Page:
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A Day in the Life of a City Planner

City planners help design cities and make such determinations as the height of buildings, the width of streets, the number of street signs, and the design and location of street “furniture” (everything from bus stops and lampposts to newsstands and wastebaskets). Deciding how a city is set up involves creativity, and a career in city planning demands the knowledge of basic engineering principles, the ability to compromise, political diplomacy, and financial acumen. Strong analytic skills and sheer force of will are required to be a successful urban planner. Every building or structure must be designed with an understanding of its relationship to other elements of the city, such as coordinating the construction of water and power facilities, while still allowing people access to light, heat, and fresh water, or designing housing complexes that will be close to public transportation. Aesthetic design, another feature that the planner must consider, can be the subject of hot debate. The urban planner has to design with an understanding of the policies of the city and create economically viable plans. This last consideration factor can be difficult—urban-planning projects nearly always run over budget and past deadline, and even the most frugal design can be expected to run into opposition from some quarter. The planner begins by surveying sites and performing demographic, economic, and environmental studies to assess the needs of the community and encourage public participation in the process. If the planner is redeveloping an area (as opposed to groundbreaking or landfilling it), he or she must evaluate existing buildings and neighborhoods before determining what can be done to change the standing structures. During these phases, planners work closely with economic consultants to formulate a plan that makes sense for both the economy of the region and the residents. The next step is to create maps and designs. When the architects draft plans for the construction of bridges, radio and telephone towers, and other large pieces of infrastructure, the urban planner works closely with them. The planner does substantial research regarding zoning and landscaping laws. Occasionally, urban planners must also design or refurbish the town’s zoning regulations on building usage, in the manner that is best for the region. He meets with community groups to obtain information on transportation and land usage. Financing is a delicate aspect of the profession, which requires that the planner unite social, budgetary, and developmental concerns to respond to the community’s need for progress, while still presenting a fiscally sound proposal to governments and private investors.

Paying Your Dues

Urban developers are employed by many different agencies, and many travel throughout the country to find employment. Recent graduates should look to their state’s Department of Transportation or look into civil engineering courses sponsored by the United States Army Corps of Engineers. Experienced engineers often work in private firms or with general contractors, where the planner enjoys far more independence. 398 | Guide to Your Career Urban planners should have an undergraduate degree in an area such as civil engineering, architecture, or public administration. Most schools do not offer undergraduate degrees in structural engineering, but many employers look favorably on candidates who have studied structural engineering at the master’s level. A master’s degree in city or regional planning or structural engineering is the highest laurel and respected by all employers. One 30-year structural engineer noticed that many recent graduates handle textbook problems wonderfully, but are less apt at identifying and coping with real-life problems. While studying for a master’s degree, students often do internships to acquire as much practical experience as possible to alleviate this problem. Internships can convert to paid positions following graduation. After four years of working full-time, urban planners are eligible to take a step-one licensing test. There are two of these tests (step one and step two); which one a planner takes depends on his or her interests and area of expertise. After getting this license and working for four additional years, serious candidates take another test to obtain the title of professional engineer. These certifications are not required, but they are respected within the profession. Generally, acquiring these licenses leads to a promotion and increases in salary.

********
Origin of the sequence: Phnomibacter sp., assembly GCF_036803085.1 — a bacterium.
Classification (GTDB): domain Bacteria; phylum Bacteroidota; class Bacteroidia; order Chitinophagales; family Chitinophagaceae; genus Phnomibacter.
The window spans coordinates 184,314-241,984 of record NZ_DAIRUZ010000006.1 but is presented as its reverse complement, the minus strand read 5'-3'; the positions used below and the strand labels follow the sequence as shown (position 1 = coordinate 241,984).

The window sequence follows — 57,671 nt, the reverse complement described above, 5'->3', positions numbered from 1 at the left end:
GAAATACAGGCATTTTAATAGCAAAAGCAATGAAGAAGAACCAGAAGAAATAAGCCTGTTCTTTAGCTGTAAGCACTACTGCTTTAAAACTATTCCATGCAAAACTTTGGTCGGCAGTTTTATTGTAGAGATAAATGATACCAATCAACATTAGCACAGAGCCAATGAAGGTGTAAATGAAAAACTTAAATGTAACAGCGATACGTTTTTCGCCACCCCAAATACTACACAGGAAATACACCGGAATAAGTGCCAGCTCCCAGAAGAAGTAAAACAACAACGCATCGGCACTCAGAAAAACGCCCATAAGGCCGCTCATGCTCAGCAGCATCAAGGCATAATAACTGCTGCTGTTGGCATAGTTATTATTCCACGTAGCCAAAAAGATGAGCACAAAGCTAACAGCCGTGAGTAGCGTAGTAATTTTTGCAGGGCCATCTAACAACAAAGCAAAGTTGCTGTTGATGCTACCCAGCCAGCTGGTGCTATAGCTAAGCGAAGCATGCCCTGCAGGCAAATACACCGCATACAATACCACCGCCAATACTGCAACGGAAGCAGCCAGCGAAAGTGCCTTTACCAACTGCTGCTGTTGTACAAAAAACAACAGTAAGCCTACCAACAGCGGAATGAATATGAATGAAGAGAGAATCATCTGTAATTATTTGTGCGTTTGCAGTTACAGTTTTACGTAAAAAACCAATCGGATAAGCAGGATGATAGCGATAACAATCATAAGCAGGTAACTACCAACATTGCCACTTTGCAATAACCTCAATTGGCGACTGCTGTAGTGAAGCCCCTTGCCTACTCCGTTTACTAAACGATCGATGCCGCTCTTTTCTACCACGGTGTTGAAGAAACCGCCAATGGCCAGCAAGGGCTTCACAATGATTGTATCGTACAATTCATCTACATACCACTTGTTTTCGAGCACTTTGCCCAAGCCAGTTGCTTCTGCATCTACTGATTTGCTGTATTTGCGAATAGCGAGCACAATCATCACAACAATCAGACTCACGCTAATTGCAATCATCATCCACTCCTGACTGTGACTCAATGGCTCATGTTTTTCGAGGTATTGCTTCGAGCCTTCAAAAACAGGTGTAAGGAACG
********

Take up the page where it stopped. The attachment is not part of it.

Present and Future

Urban planning began in the United States in the early twentieth century as a response to the rapid development of suburban towns and the renovations of historical cities. Laws placing the control and regulation of building in the government’s hands were passed in New York in 1916. Now, every city and many towns have offices for urban planning and development.

Quality of Life


While at any given time two-thirds of urban planners work for the government, neophyte planners find themselves in their employment in even larger percentages. The novice planner is working under the supervision and guidance of other planners. Many planners work as interns for a portion of these initial years. The hours can be long.


The urban planner’s responsibilities increase, and he or she develops a specialty, such as housing, land use, or zoning. Many planners are becoming quite adept at pitching ideas, working within constrained budgets, and political maneuvering. The majority of planners who leave the profession migrate about this time, fed up by lack of professional progress or failure to pass licensing exams.


Urban planners now lead projects and create policy. Many planners have become directors or senior planners. A number of them have mentor roles where they train and educate newer members of the profession.